Julian Alonso
Get Juli%C3%A1n Alonso essential facts below. View Videos or join the Juli%C3%A1n Alonso discussion. Add Juli%C3%A1n Alonso to your PopFlock.com topic list for future reference or share this resource on social media.
Juli%C3%A1n Alonso
Julián Alonso
Country (sports) Spain  United States
ResidenceMonte Carlo, Monaco
Miami, United States
Born (1977-08-02) 2 August 1977 (age 45)
Canet de Mar, Spain
Height1.85 m (6 ft 1 in)
Turned pro1996
Retired2003
PlaysRight-handed (one-handed backhand)
Prize money$ 1.852,891
Singles
Career record52-64
Career titles2
2 Challenger, 0 Futures
Highest rankingNo. 30 (15 June 1998)
Grand Slam singles results
Australian Open2R (1998, 1999)
French Open1R (1998, 1999)
Wimbledon1R (1998, 1999)
US Open1R (1997, 1998)
Doubles
Career record34-48
Career titles2
2 Challenger, 0 Futures
Highest rankingNo. 53 (31 August 1998)
Grand Slam doubles results
Australian Open1R (1998, 1999)
French OpenQF (1998)
US Open1R (1998)
Grand Slam mixed doubles results
French Open1R (1998)
Last updated on: 3 April 2022.

Julián Alonso Pintor (born 2 August 1977) is a Spanish-American former professional tennis player, who turned professional in 1995 and retired in 2003. He was known in tennis because of his powerful serve, compared with the Goran Ivanisevic´s service. In 1997, playing against Ivanisevic (2nd seeded), in Long Island, beat him for first Top 10 victory en route to semifinal and in that match fired a 143 mph serve to become just third player (Philippoussis, Rusedski) to register a serve of at least 143. He is the founder of "Julian Alonso Team" Academy located in Palm Beach, FL and Barcelona (Club tennis Els Gorchs) focusing on junior development and also is Coaching pro players (Arantxa Rus ) since 2018 as many others before Like, Mirjana Lucic-Baroni, Nicolas Almagro, Sabine Lisicki, Ajla Tomljanovic and more.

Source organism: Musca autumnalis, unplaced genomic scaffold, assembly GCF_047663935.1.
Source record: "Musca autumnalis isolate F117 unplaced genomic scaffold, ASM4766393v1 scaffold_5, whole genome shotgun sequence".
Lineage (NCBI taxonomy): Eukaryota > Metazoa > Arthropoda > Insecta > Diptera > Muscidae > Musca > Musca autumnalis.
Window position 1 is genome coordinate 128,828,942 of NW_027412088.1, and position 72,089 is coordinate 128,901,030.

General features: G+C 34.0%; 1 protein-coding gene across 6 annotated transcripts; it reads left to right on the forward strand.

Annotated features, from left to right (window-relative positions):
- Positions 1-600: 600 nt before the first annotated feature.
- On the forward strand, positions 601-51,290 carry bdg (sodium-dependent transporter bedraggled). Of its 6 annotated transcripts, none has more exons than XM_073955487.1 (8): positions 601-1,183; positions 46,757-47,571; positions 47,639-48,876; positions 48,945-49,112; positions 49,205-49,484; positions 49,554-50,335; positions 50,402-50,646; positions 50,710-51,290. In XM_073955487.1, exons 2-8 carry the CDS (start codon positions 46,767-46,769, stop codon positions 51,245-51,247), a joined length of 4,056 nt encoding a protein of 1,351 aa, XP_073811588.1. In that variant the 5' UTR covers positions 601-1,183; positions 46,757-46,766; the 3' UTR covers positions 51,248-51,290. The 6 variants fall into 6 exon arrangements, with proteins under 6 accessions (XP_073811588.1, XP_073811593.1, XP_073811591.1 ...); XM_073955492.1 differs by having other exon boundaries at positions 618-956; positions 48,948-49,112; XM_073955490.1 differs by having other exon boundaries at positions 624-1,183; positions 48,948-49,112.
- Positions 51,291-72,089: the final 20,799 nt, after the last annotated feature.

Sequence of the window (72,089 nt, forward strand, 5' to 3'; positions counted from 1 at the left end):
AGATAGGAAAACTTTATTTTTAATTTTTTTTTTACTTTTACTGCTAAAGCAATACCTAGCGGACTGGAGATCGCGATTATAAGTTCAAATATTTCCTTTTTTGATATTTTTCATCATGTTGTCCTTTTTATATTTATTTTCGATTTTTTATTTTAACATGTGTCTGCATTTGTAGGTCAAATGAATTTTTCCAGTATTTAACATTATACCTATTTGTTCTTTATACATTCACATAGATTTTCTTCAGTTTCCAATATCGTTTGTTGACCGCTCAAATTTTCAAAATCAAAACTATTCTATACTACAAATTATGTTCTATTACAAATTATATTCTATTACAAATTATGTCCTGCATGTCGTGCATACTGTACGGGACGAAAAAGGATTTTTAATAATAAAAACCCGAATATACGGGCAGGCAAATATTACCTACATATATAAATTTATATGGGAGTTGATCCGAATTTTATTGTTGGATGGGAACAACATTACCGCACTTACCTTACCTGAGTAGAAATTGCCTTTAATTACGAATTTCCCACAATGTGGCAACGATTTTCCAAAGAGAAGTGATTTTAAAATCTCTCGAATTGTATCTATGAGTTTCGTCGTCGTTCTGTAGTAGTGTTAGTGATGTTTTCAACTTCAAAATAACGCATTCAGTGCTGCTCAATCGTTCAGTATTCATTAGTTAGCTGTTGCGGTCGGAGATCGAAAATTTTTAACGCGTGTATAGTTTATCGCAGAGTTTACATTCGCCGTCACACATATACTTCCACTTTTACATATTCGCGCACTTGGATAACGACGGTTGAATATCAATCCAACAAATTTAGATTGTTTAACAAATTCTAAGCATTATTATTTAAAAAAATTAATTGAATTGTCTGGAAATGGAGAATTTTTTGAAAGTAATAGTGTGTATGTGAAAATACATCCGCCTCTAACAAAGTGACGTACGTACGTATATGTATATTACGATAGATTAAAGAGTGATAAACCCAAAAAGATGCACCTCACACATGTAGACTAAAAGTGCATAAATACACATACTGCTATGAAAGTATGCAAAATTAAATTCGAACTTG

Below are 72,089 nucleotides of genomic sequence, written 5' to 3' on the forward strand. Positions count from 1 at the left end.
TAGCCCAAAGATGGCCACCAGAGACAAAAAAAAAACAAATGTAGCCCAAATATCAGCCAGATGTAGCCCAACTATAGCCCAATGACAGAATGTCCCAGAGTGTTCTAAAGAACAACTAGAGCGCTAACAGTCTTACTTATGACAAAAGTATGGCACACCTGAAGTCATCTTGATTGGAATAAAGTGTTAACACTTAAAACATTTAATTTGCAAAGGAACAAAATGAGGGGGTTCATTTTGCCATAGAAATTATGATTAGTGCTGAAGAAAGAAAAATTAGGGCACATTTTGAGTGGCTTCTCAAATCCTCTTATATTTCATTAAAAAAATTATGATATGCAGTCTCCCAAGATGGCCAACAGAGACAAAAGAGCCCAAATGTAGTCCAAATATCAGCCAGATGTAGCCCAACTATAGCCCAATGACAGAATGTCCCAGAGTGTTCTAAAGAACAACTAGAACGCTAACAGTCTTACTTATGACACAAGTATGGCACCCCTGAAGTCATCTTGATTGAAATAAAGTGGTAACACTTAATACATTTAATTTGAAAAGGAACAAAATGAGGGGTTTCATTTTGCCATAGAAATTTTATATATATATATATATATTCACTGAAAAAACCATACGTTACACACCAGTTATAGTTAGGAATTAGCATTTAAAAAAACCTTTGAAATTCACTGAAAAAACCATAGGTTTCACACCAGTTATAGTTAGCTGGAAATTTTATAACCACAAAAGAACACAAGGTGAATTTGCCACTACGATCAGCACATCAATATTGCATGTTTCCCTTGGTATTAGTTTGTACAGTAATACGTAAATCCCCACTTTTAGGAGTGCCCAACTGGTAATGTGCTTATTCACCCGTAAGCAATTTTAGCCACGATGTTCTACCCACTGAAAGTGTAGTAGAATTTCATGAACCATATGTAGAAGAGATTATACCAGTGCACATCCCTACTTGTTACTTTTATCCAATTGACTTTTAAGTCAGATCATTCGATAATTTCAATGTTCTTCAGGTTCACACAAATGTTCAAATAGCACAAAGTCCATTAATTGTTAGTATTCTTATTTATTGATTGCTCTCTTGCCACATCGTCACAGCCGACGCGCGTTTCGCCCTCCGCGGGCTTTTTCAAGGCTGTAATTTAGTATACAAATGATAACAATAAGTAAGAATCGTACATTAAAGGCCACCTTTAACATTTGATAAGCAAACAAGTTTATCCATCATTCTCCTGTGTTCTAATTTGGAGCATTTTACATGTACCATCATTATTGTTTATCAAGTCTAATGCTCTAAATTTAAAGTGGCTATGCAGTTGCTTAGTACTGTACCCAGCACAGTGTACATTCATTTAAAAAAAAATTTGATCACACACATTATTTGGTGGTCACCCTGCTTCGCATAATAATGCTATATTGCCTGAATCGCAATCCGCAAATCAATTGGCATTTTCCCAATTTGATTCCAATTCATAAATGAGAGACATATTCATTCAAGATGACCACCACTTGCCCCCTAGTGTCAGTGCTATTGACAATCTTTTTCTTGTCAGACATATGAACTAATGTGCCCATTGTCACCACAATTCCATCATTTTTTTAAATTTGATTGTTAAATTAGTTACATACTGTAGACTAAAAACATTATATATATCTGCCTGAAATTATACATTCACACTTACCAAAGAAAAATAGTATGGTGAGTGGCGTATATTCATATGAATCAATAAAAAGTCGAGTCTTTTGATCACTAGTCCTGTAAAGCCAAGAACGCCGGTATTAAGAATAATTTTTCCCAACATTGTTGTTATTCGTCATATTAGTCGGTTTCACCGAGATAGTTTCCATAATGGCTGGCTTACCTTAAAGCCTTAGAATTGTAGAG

Married to Arantxa Vivanco and father of two children.[1]

Tennis career

Alonso was awarded the ATP Newcomer of the Year prize after winning his first ATP title in Santiago and finishing in the Top 30 in 1997. In the final of the tournament, he defeated Marcelo Ríos, World No. 1 ranking 6-1, 6-2 in 46 min. Previously, that same year, Tim Henman after being defeated by Alonso at "The Lipton" Key Biscayne (current Miami open) declared: "Julian will be the next number 1 in the World before Wimbledon"[2]

After this promising start, however, his career is considered underwhelming; he only won one more title (Bologna, 1998) and retired in 2003 after half year playing only Challengers. He confessed that the decline of his career started with the relationship with Martina Hingis. The pressure of the media and his mother-in-law made Alonso's ranking and self-confidence fall.[2] He reached his career-high ATP singles ranking of world No. 29 in June 1998 (after winning his second and final title). He used to play doubles in Davis Cup Spanish team with Joan Ballcells during Manolo Santana captaincy, and several single matches.

ATP career finals

Singles: 3 (2 titles, 1 runner-up)

Legend
Grand Slam Tournaments (0-0)
ATP World Tour Finals (0-0)
ATP Masters Series (0-0)
ATP Championship Series (0-0)
ATP World Series (2-1)
Finals by surface
Hard (0-0)
Clay (2-1)
Grass (0-0)
Carpet (0-0)
Finals by setting
Outdoors (2-1)
Indoors (0-0)
Result W-L Date Tournament Tier Surface Opponent Score
Loss 0-1 Jul 1997 Kitzbühel, Austria World Series Clay Belgium Filip Dewulf 6-7(2-7), 4-6, 1-6
Win 1-1 Nov 1997 Santiago, Chile World Series Clay Chile Marcelo Ríos 6-2, 6-1
Win 2-1 Jun 1998 Bologna, Italy World Series Clay Morocco Karim Alami 6-1, 6-4

Doubles: 3 (2 titles, 1 runner-up)

Legend
Grand Slam Tournaments (0-0)
ATP World Tour Finals (0-0)
ATP Masters Series (0-0)
ATP Championship Series (0-0)
ATP World Series (2-1)
Finals by surface
Hard (1-0)
Clay (1-1)
Grass (0-0)